• Escape from 'Oneself' (2001), Centre A, Vancouver, Canada[27]
  • Kyoto Seika University Gallery (2000), Kyoto
  • Asia/Pacific Studies Institute, New York, University, New York
  • A Space Gallery (1997), Toronto
  • John Batten Gallery (1997), Hong Kong
  • Hiraya Gallery (1997), Manila
  • Keio University Art Centre (1996), Tokyo
  • Ota Fine Arts (1996, 1998, 2002), Tokyo

Selected group exhibitions:[9][edit]

  • Felt Experience (2007), Catalyst Arts, Belfast, Northern, Ireland
  • Conceal/Confess (2007), Chiang mai University Art Museum, Thailand
  • Doll House (2007), Shanghai Xuhui Art Museum, Shanghai
  • Sex Arbeit (2006) NGBK Shanghai
  • Mapping the Body (2006), NRLA Festival, Tramway, Glasgow
  • Fantastic Asia (2005), Songkuk Museum, Seoul
  • Life, actually (2005), Tokyo Metropolitan Museum of Contemporary Art, Tokyo
  • Borderline Cases (2004), A.R.T. gallery, Toronto
  • Trans-Okinawa (2003), Highway, Los Angeles
  • City-net Asia (2003), Seoul City of art Museum, Seoul
  • Seoul-Asia Art Now (2003), Maronier Art Centre, Seoul, Korea
  • Attitude (2002), Kumatoto Cisty Museum of Contemporary Art, Kumamoto
  • Empathy (2002), Fujikawa Gallery, Osaka
  • East Asian Women and Herstories, Seoul Women's Center, Seoul, Korea
  • There, Gwangju Biennale project 2, Gwangju, Korea
  • Spirits (2001), workshops and theatre performance with Theatreworks, Singapore
  • Sex and Consumerism (2001), Brighton University, Aberythowyth Art Centre, Wales and other venues in the UK
  • Yume no Ato (2000), Haus am Waldsee Berlin, Kunsthalle Baden-Baden
  • Dark Mirrors from Japan (2000), De Appel Foundation, Amsterdam
  • Windows-inside, outside (1999), Gwanju City Art Museum, Gwangju, Korea
  • Flexible Co-existence (1997), Art Tower Mito, Mito
  • Lord of the Rim-in herself, for herself (1997), Hsing-chong Culture Centre, Taiwan
  • Gender, beyond memories (1996), Tokyo Metropolitan Museum of Photography, Tokyo
  • Age of Anxiety (1995), Powerplant, Toronto,Canada

Public Collections[edit]

  • New York Public Library, New York[28]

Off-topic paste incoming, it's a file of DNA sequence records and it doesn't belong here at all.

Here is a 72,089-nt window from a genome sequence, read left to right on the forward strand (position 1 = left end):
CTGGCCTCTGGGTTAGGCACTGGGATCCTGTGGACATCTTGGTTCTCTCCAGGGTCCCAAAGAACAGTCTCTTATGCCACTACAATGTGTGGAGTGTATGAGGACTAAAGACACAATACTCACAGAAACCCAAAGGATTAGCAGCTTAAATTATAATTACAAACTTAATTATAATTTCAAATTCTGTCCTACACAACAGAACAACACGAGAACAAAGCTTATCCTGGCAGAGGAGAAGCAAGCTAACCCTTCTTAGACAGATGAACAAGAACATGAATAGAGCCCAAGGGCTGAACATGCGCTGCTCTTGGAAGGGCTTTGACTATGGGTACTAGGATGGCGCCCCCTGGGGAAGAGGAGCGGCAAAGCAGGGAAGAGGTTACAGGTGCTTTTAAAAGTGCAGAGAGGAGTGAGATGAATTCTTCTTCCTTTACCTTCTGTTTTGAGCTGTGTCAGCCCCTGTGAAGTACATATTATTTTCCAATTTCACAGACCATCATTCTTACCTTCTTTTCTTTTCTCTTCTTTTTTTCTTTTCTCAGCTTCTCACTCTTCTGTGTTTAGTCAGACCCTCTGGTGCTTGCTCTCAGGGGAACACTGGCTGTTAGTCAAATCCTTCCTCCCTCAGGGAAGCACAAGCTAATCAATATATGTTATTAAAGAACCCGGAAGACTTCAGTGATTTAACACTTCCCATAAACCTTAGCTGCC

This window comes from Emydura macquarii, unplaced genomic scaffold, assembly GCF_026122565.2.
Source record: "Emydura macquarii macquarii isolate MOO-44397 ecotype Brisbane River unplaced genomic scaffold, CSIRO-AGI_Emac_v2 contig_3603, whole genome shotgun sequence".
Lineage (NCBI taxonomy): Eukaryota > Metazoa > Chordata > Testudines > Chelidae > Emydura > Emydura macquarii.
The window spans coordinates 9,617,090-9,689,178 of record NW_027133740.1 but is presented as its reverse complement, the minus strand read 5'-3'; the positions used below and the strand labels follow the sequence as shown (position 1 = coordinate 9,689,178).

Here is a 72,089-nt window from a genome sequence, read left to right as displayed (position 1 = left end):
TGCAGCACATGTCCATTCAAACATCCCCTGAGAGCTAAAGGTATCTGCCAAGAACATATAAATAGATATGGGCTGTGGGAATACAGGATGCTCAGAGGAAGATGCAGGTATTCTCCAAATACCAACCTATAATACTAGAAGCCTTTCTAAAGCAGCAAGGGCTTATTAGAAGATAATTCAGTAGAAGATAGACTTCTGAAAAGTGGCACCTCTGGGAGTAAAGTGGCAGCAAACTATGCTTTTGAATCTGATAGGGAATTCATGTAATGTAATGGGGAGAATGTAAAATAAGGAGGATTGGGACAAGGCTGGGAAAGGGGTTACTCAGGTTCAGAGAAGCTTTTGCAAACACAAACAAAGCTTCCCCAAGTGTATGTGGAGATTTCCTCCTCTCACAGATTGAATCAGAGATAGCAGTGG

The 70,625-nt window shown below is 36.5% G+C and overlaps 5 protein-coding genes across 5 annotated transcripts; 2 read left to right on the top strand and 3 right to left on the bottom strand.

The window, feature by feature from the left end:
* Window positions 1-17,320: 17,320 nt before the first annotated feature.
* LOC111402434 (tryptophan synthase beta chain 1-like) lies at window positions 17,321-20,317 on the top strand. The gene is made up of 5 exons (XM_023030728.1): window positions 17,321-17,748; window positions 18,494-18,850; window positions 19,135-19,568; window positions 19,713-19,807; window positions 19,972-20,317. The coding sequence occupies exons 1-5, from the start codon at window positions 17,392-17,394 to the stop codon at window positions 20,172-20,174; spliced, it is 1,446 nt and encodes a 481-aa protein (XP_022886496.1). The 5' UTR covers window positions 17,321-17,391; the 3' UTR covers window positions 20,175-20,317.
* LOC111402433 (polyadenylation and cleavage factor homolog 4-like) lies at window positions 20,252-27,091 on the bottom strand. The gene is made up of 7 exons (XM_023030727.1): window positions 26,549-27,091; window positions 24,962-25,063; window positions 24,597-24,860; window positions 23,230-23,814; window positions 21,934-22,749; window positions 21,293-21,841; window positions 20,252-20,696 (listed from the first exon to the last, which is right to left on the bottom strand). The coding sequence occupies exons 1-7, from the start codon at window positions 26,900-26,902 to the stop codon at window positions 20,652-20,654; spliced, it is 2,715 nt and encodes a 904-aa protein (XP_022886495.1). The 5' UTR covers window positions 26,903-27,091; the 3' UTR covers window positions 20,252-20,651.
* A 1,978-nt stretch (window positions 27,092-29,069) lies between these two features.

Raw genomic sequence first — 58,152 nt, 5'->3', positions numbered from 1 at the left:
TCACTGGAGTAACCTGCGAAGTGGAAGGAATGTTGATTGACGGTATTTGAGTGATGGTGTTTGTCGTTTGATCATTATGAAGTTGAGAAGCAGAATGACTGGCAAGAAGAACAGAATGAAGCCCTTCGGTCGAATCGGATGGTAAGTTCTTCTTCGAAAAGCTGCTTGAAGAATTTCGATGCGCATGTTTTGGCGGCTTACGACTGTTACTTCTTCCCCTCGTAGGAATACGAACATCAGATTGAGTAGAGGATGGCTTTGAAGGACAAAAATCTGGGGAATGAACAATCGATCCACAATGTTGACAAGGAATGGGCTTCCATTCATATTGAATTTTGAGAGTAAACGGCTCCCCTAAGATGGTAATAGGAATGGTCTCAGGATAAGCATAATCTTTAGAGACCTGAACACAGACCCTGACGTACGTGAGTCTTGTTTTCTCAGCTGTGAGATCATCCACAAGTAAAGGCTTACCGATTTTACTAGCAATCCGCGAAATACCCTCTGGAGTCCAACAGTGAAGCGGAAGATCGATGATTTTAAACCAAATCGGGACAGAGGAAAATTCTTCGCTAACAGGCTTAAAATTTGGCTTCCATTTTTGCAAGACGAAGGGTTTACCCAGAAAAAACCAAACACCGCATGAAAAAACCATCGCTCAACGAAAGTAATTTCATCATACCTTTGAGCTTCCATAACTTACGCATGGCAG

• Tokyo Metropolitan Museum of Photography, Tokyo [29]
  • Keio University Art Center[30]
  • Kyoto Seika University, Kyoto[30]
  • City University of New York, New York[30]

Further reading[edit]

  • Lloyd Fran. (2004) Consuming Bodies: Sex and Contemporary Japanese Art. London, Reaktion Book.[2]
  • Hagiwara, Hiroko (1996). "Comfort Women: Women of Conformity: The Work of Shimada Yoshiko". In Pollock, Griselda (ed.), Generations and Geographies in the Visual Arts: Feminist Readings, London, Routledge, pp. 253–265.[16]
  • Osborne, Catherine, Yoshiko Shimada, and Meg Taylor. Divide and Rule: Yoshiko Shimada. Toronto: A Space Gallery, 1997. ISBN 978-0969506874
  • Shimada, Yoshiko. Art Activism 1992-98. Tokyo: OTA Fine Arts, 1998.[6]
  • Tan, Eliza. "Revisiting Art, Feminism and Memory in Singapore and Japan since the 1990s: Amanda Heng and Yoshiko Shimada," n.paradoxa: international feminist art journal 39 (January 2017): 5-17.
  • Yu-Rivera, Helen. "Demystifying the Japanese Household: Bones in the Tansu," Ctrl+P Journal of Contemporary Art 4 (December 2006): 2-4. [1]
  • "Rebecca Jennison and Laura Hein. "Against Forgetting: Three Generations of Artists in Japan in Dialogue about the Legacies of World War II," The Asia-Pacific Journal Vol 9, Issue 30 No 1 (July 25, 2011).
  • Jennison, Rebecca (1997). ""Postcolonial" Feminist Locations: The Art of Tomiyama Taeko and Shimada Yoshiko". U.S.-Japan Women's Journal. English Supplement (12): 84–108.[4]
  • Yamamoto, Hiroki (2020-04-24). "Socially engaged art in postcolonial Japan: an alternative view of contemporary Japanese art". World Art. 1–23.[12]
  • Borggreen, Gundhild (2013). "Archives of Secrecy: Yoshiko Shimada's Art Project Bones in Tansu--Family Secrets." In Borggreen, Gundhild; Gade, Rune. Performing Archives/Archives of Performance. UK, Ireland, and Scandinavia: Museum Tusculanum Press. pp. 403–417. ISBN 9788763537506.


  • Yoshiko Shimada (1996) - Yoshiko Shimada, Research Centre for the Arts and Arts Administration, Keio University (Tokyo, Japan)https://www.librarycat.org/lib/Centre_A/item/156082270
  • Divide and Rule: Yoshiko Shimada (1997) - Yoshiko Shimada, Catherine Osborne, Meg Taylor. A Space Gallery (Toronto, ON) ISBN 0969506872[31]
  • Yoshiko Shimada; Art Activism 1992-98 (1998) - Yoshiko Shimada. OTA Fine Arts (Tokyo, Japan)[32]
  • Twilight Sleep: Momoyo Torimitsu, Noboru Tsubaki, Ryoko Aoki Zon Ito, Ken Ikeda, Kyupi Kyupi, Hiroshi Ono, Yoshiko Shimada (2000) - Istituto Giaponese di Cultura (Rome, Italy)[33]
  • Escape from 'OneSelf' (2002), OTA Fine Arts (Tokyo, Japan)[27]


  1. ^ Dipietro, Monty (November 6, 2002). "Feminist Charts No-Woman's-Land between Peaceniks and the SDF". Japan Times. Retrieved 7 March 2015.